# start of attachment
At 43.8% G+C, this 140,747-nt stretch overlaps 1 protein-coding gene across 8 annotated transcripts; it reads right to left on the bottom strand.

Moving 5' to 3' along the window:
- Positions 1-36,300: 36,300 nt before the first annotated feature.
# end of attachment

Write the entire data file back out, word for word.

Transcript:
At 43.8% G+C, this 140,747-nt stretch overlaps 1 protein-coding gene across 8 annotated transcripts; it reads right to left on the bottom strand.

Moving 5' to 3' along the window:
- Positions 1-36,300: 36,300 nt before the first annotated feature.